In March 2013, the intaglio and pottery fragment were examined by the Archaeological Director of the Special Superintendent, MiBACT in Rome, Italy, who determined that both objects were of Italian origin and had likely been illegally looted from an archaeological site somewhere in Italy.

**NOTE:  This article was updated 01 July 2018 to reflect repatriation details of partial sarcophagus to Turkey in 1983. 

By:  Lynda Albertson

Italy Returns Trafficked Artifacts to the Archaeological Departments of the Ministry of Antiquities of the Republic of Egypt


In a ceremony held in Rome on June 27, 2018 at the headquarters of the Carabinieri Command for the Protection of Cultural Heritage, the Public Prosecutor at the Court of Salerno, Dr. Corrado Lembo and the Commander of the Carabinieri for the Protection of Cultural Heritage, Brigadier General Fabrizio Parrulli, returned 23,000 ancient bronze and silver coins and 195 archaeological finds, including funerary masks decorated in gold, a sarcophagus, a "Boat of the Dead" with 40 oarsmen, amphorae, pectoral paintings, wooden sculptures, bronzes, and oshabti statuettes, to the Ministry of Antiquities for the Republic of Egypt.  The objects, dating from the Predynastic to the Ptolemaic period, were believed to have been excavated during clandestine excavations in the south of Egypt.

On hand for the ceremony were Egyptian Ambassador, HE Hesham Badr, Professor Mohamed Ezzat, Senior Coordinator at the International Cooperation Administration of the General Prosecutor's Office, and Professor Moustafa Waziry, Secretary General of the Supreme Council of Antiquities in Egypt.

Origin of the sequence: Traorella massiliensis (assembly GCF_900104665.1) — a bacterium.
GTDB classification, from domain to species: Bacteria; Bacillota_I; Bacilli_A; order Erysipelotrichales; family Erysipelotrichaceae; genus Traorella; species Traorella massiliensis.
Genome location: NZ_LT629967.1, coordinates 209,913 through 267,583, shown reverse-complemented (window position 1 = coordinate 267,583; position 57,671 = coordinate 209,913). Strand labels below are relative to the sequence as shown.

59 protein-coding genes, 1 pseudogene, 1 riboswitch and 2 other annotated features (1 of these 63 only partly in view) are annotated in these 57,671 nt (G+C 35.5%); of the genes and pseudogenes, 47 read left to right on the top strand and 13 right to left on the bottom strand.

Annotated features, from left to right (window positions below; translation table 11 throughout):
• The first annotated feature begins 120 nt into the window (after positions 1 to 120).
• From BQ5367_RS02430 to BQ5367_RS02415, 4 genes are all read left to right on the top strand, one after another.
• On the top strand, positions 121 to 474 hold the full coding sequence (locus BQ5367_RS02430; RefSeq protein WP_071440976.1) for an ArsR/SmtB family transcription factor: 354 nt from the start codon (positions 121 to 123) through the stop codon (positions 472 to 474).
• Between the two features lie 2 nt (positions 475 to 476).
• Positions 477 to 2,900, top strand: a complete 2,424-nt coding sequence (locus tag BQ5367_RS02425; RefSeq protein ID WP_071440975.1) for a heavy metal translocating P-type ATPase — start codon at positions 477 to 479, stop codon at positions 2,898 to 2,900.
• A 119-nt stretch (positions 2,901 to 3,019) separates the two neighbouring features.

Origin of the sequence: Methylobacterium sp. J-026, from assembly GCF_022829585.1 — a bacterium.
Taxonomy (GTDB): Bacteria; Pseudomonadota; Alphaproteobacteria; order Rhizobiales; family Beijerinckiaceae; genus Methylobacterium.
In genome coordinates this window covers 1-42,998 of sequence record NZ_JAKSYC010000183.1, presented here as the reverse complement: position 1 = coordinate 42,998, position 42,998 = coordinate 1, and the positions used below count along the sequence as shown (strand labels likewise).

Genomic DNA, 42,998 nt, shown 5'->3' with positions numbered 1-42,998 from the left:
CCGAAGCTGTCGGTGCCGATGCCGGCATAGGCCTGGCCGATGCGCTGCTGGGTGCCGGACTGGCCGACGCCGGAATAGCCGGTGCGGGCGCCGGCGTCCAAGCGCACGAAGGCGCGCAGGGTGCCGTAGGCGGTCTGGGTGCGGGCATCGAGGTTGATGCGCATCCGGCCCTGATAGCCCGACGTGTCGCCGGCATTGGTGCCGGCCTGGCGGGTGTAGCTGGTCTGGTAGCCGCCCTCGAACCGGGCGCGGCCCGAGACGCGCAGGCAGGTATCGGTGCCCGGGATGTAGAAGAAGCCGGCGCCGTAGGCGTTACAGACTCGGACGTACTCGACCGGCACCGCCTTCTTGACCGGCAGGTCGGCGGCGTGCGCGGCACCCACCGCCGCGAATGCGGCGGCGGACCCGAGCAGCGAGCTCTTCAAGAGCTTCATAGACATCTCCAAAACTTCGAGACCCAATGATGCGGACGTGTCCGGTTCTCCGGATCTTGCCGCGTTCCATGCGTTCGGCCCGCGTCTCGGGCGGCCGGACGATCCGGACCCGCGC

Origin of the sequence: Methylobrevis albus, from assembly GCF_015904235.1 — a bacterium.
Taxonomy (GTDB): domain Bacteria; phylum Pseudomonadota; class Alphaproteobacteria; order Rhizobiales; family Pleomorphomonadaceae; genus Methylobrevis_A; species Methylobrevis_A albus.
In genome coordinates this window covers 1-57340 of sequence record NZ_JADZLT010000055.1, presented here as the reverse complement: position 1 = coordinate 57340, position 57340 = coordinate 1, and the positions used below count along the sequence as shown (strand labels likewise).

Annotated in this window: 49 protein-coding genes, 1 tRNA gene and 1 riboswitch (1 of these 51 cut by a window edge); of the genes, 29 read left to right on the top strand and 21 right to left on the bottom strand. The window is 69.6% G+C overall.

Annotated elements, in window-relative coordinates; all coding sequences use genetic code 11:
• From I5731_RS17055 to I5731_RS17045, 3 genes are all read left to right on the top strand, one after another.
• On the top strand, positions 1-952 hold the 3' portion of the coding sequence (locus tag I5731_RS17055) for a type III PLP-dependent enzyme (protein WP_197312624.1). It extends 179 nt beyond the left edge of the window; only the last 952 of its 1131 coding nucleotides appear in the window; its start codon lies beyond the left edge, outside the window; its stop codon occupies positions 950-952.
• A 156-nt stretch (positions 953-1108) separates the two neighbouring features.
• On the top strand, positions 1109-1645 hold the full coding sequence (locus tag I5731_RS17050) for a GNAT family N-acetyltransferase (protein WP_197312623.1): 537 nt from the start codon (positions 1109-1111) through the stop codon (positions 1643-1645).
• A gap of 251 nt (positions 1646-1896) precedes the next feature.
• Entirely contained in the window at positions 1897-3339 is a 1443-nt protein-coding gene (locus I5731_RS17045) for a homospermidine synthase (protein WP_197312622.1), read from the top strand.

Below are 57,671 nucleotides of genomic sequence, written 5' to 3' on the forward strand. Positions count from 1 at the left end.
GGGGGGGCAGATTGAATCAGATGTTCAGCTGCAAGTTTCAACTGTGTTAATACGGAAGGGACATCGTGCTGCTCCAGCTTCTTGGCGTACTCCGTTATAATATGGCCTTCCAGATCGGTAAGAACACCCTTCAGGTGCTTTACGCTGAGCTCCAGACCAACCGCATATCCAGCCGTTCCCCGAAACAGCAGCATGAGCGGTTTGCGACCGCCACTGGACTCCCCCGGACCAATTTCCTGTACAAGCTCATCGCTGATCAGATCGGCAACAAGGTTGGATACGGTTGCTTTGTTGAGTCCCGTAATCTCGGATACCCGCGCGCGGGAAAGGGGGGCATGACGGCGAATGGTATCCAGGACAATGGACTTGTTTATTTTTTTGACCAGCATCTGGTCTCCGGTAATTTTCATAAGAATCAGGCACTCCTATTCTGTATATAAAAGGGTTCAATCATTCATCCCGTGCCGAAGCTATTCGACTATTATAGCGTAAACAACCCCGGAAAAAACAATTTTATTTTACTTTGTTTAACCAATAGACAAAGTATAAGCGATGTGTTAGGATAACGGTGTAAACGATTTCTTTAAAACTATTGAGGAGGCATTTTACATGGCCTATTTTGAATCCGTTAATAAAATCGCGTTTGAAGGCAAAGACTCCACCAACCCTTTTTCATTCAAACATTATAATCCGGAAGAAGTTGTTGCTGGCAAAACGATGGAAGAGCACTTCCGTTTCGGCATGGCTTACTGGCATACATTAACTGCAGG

The pieces were discovered during a seizure which took place in May 2017, at the customs area of ​​the port of Salerno, by the Carabinieri of the Cultural Heritage Protection Center of Naples, in collaboration with the officials of the Customs Agency and the local Superintendency.  The stop, was part of a customs inspection of a container which was marked as being for the transport of only household goods.









June 12, 2018

The J. Paul Getty Museum has issued a statement regarding the judicial ruling on the Statue of a Victorious Youth AKA the Getty Bronze (In English and Italian)

Backdated to June 08, 2018, Ron Hartwig, the spokesperson for the J. Paul Getty Trust, has issued a public statement (in English) regarding the ruling of the Italian court magistrate on over the museum's rights to retain l’Atleta di Fano.

That statement can be found/downloaded on the museum's website here and here. 

For our English and Italian readers, we have reposted their statement and translated it into Italian for this blog's readers.

FOR IMMEDIATE RELEASE
JUNE 08, 2018

STATEMENT FROM RON HARTWIG, SPOKESPERSON FOR THE J. PAUL GETTY TRUST, REGARDING THE RULING IN PESARO ON THE VICTORIOUS YOUTH

Press Release

MEDIA CONTACT(S):

Julie Jaskol
jjaskol@getty.edu
(310) 440-7607
Getty Communications

Statement from Ron Hartwig, spokesperson for the J. Paul Getty Trust,